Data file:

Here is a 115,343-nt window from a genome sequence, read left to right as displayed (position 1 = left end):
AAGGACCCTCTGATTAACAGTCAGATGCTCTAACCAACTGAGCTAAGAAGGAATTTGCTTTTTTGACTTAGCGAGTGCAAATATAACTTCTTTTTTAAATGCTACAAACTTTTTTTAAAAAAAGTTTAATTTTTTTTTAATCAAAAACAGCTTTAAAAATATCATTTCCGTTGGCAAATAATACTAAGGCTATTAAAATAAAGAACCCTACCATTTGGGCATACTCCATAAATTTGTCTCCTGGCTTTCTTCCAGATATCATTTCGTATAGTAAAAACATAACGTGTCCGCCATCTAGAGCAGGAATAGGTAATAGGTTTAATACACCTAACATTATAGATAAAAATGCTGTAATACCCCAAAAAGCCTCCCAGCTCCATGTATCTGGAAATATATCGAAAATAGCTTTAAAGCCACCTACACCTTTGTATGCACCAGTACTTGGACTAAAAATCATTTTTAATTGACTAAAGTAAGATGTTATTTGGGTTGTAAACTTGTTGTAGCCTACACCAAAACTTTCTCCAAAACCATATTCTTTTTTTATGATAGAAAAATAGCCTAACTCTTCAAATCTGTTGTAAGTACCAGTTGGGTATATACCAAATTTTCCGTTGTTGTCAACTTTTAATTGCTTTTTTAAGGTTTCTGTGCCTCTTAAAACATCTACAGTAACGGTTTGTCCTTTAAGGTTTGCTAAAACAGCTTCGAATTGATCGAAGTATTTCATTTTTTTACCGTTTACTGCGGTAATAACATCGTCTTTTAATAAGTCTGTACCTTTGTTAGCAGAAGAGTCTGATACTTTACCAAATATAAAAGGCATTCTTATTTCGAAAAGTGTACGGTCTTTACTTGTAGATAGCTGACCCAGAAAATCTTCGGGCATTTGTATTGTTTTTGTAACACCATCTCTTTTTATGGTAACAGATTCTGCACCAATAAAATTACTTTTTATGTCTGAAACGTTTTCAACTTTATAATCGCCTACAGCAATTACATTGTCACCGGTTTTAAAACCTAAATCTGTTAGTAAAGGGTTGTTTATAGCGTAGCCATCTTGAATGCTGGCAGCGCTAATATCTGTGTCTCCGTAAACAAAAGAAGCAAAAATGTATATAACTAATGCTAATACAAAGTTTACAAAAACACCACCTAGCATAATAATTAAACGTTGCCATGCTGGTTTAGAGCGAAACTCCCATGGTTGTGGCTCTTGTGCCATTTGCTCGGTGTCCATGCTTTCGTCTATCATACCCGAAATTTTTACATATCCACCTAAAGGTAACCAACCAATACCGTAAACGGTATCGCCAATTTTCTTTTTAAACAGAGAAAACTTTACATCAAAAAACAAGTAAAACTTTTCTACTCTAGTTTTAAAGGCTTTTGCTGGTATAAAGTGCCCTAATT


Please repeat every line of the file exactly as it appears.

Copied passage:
Here is a 115,343-nt window from a genome sequence, read left to right as displayed (position 1 = left end):
AAGGACCCTCTGATTAACAGTCAGATGCTCTAACCAACTGAGCTAAGAAGGAATTTGCTTTTTTGACTTAGCGAGTGCAAATATAACTTCTTTTTTAAATGCTACAAACTTTTTTTAAAAAAAGTTTAATTTTTTTTTAATCAAAAACAGCTTTAAAAATATCATTTCCGTTGGCAAATAATACTAAGGCTATTAAAATAAAGAACCCTACCATTTGGGCATACTCCATAAATTTGTCTCCTGGCTTTCTTCCAGATATCATTTCGTATAGTAAAAACATAACGTGTCCGCCATCTAGAGCAGGAATAGGTAATAGGTTTAATACACCTAACATTATAGATAAAAATGCTGTAATACCCCAAAAAGCCTCCCAGCTCCATGTATCTGGAAATATATCGAAAATAGCTTTAAAGCCACCTACACCTTTGTATGCACCAGTACTTGGACTAAAAATCATTTTTAATTGACTAAAGTAAGATGTTATTTGGGTTGTAAACTTGTTGTAGCCTACACCAAAACTTTCTCCAAAACCATATTCTTTTTTTATGATAGAAAAATAGCCTAACTCTTCAAATCTGTTGTAAGTACCAGTTGGGTATATACCAAATTTTCCGTTGTTGTCAACTTTTAATTGCTTTTTTAAGGTTTCTGTGCCTCTTAAAACATCTACAGTAACGGTTTGTCCTTTAAGGTTTGCTAAAACAGCTTCGAATTGATCGAAGTATTTCATTTTTTTACCGTTTACTGCGGTAATAACATCGTCTTTTAATAAGTCTGTACCTTTGTTAGCAGAAGAGTCTGATACTTTACCAAATATAAAAGGCATTCTTATTTCGAAAAGTGTACGGTCTTTACTTGTAGATAGCTGACCCAGAAAATCTTCGGGCATTTGTATTGTTTTTGTAACACCATCTCTTTTTATGGTAACAGATTCTGCACCAATAAAATTACTTTTTATGTCTGAAACGTTTTCAACTTTATAATCGCCTACAGCAATTACATTGTCACCGGTTTTAAAACCTAAATCTGTTAGTAAAGGGTTGTTTATAGCGTAGCCATCTTGAATGCTGGCAGCGCTAATATCTGTGTCTCCGTAAACAAAAGAAGCAAAAATGTATATAACTAATGCTAATACAAAGTTTACAAAAACACCACCTAGCATAATAATTAAACGTTGCCATGCTGGTTTAGAGCGAAACTCCCATGGTTGTGGCTCTTGTGCCATTTGCTCGGTGTCCATGCTTTCGTCTATCATACCCGAAATTTTTACATATCCACCTAAAGGTAACCAACCAATACCGTAAACGGTATCGCCAATTTTCTTTTTAAACAGAGAAAACTTTACATCAAAAAACAAGTAAAACTTTTCTACTCTAGTTTTAAAGGCTTTTGCTGGTATAAAGTGCCCTAATT